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ERIC Number: ED557528
Record Type: Non-Journal
Publication Date: 2013
Pages: 188
Abstractor: As Provided
Reference Count: N/A
ISBN: 978-1-3039-9904-8
ISSN: N/A
Social Capital, Climate of Prejudice and Discrimination, Environmental Pull, and Academic and Social Integration as Predictive Factors of 6-Year Completion Rates for Minority Undergraduates in Selective Universities
Wagner, Jennie M.
ProQuest LLC, Ed.D. Dissertation, North Carolina State University
The United States has become more ethnically diverse, and this trend is projected to continue. Despite an increase in minority group enrollment on campus in the United States during the last decade, their rates of degree completion are not keeping pace (NCES, 2007). The question that remains to be answered is: What factors are unique to minority students that might affect degree completion? The conceptual framework for this study is grounded in three areas: Bean Nontraditional Student Attrition model (Bean, 1983, 1990), Cabrera and Nora (1994) Perception of Prejudice and Discrimination, and Coleman's Social Capital theory (Coleman et al., 1982). Each of these three theories has been developed to include factors that might be unique to minority student's' decisions to remain in college and earn a bachelor's degree. For this study, the dependent variable is college student completion defined as graduation from a 4-year college or university in 6 years. The purpose of this study is to examine the relationships among background, academic integration, social integration, environmental pull college factors, perception of prejudice and discrimination factors, and social capital factors and how these impact minority undergraduate student degree completion rates. These factors have been shown to have a positive impact on nonminority degree completion; however, studies involving a large number of minority students from different institutions have been lacking. The study uses data from the National Longitudinal Survey of Freshmen (NLSF). The NLSF is a stratified random sample of first-time, U.S. citizen or resident alien college students at 28 highly selective institutions. This study utilized only the data for the minority students--Black ( n = 1,051), Asian (n = 951), and Hispanic ( n = 915)--for a total of 2,917 students. First, an Exploratory Factor Analysis with a promax rotation was performed to analyze the underlying data factor structure. After the identification of 7 meaningful factors, a Logistic Regression Model analysis was performed for each minority group. The results of this study demonstrated that social capital in the senior year of high school and/or freshman year of college had a positive impact on 6-year completion rates for the Hispanic, Asian, and Black minority students. Also, attending a private research or liberal arts college had a positive impact on 6-year completion rates for the Hispanic and Black minority students. Last, being a female or having a native-born father had a positive impact of 6-year completion rates for Black minority students. These are very important pieces to the puzzle of why so many minority college students leave college without earning a college degree. [The dissertation citations contained here are published with the permission of ProQuest LLC. Further reproduction is prohibited without permission. Copies of dissertations may be obtained by Telephone (800) 1-800-521-0600. Web page: http://www.proquest.com/en-US/products/dissertations/individuals.shtml.]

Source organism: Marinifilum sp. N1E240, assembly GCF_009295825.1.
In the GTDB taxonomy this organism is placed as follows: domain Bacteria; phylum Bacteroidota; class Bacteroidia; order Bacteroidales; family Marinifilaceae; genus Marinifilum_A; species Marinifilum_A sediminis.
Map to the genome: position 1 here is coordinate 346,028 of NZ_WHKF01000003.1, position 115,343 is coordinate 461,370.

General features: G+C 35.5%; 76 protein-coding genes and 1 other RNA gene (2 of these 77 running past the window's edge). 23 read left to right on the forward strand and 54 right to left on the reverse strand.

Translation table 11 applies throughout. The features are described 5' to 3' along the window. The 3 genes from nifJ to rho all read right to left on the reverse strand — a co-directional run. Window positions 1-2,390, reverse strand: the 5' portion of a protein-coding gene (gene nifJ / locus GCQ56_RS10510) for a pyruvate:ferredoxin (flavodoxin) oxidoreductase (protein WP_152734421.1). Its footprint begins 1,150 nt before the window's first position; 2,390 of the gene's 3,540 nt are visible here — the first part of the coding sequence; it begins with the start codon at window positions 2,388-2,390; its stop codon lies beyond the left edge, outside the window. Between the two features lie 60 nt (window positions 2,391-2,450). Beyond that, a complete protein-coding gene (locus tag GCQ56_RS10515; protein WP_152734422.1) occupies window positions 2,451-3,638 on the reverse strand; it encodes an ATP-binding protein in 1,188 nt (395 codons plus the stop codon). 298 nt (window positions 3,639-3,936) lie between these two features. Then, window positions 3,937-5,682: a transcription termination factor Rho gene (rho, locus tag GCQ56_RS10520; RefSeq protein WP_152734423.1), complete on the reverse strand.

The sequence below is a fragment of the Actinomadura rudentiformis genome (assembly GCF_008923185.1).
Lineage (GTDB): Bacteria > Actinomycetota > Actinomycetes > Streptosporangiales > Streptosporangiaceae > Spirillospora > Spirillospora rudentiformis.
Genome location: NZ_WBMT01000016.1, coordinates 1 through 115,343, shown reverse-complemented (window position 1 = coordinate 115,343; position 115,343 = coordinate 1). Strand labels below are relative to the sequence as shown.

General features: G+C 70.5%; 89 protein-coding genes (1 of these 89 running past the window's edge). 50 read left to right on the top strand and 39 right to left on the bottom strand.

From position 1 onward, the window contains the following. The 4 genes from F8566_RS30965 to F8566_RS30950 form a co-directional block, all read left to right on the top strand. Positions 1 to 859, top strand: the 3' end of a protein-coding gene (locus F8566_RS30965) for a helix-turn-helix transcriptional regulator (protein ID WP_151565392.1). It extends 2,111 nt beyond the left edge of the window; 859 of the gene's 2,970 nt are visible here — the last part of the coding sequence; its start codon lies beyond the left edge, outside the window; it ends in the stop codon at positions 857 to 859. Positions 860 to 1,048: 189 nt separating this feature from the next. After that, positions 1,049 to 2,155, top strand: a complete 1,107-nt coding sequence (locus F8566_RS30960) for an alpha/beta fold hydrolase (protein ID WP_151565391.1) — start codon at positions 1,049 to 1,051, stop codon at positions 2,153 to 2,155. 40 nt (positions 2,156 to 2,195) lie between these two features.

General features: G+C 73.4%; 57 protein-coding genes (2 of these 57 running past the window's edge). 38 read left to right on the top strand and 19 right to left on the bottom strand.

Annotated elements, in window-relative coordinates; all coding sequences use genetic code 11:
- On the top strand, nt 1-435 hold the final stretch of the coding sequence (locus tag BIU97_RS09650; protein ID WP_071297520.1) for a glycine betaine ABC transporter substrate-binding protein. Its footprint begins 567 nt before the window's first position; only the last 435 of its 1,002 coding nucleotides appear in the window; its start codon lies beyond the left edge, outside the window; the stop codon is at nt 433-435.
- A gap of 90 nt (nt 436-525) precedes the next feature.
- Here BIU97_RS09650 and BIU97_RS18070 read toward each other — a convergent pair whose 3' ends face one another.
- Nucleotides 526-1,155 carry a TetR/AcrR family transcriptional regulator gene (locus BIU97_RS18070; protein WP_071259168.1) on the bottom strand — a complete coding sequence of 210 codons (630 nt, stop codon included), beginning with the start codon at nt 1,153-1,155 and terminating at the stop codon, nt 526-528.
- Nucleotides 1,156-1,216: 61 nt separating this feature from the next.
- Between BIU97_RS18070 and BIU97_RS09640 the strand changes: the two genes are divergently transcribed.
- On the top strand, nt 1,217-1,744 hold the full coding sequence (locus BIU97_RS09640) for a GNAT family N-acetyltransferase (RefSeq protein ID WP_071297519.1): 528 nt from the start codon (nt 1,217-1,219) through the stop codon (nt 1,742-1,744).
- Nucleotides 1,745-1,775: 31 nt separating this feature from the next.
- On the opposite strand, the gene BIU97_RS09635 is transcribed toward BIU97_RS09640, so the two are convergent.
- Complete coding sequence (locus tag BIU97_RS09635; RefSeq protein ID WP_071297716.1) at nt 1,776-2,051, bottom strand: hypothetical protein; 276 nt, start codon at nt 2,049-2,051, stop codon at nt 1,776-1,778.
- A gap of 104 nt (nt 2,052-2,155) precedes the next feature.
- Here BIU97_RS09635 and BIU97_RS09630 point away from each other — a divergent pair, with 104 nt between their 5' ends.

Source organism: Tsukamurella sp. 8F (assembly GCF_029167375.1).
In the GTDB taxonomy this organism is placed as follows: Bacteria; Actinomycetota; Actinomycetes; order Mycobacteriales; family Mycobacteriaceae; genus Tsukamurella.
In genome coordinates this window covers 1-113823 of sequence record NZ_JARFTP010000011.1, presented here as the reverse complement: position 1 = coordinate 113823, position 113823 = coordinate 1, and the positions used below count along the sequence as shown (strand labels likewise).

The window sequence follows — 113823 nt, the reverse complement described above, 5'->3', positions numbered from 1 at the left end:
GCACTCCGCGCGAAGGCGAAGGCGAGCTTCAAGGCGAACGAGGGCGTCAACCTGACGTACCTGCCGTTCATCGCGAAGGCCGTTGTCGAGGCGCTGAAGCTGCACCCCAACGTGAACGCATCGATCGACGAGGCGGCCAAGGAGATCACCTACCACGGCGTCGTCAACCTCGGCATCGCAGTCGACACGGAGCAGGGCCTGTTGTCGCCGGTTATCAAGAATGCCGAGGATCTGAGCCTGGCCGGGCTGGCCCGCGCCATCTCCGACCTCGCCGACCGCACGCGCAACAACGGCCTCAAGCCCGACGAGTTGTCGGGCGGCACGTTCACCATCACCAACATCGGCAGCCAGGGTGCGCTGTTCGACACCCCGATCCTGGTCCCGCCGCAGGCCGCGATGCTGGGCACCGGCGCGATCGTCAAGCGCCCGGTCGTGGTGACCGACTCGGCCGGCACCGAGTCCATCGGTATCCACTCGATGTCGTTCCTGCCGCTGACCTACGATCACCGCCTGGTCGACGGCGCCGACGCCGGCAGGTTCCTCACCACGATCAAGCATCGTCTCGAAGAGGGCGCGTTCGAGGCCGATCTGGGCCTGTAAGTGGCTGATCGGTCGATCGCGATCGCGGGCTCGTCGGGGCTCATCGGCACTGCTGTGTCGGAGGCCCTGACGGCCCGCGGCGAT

ProQuest LLC. 789 East Eisenhower Parkway, P.O. Box 1346, Ann Arbor, MI 48106. Tel: 800-521-0600; Web site: http://www.proquest.com/en-US/products/dissertations/individuals.shtml
Publication Type: Dissertations/Theses - Doctoral Dissertations
Education Level: Higher Education; Postsecondary Education
Audience: N/A
Language: English
Sponsor: N/A
Authoring Institution: N/A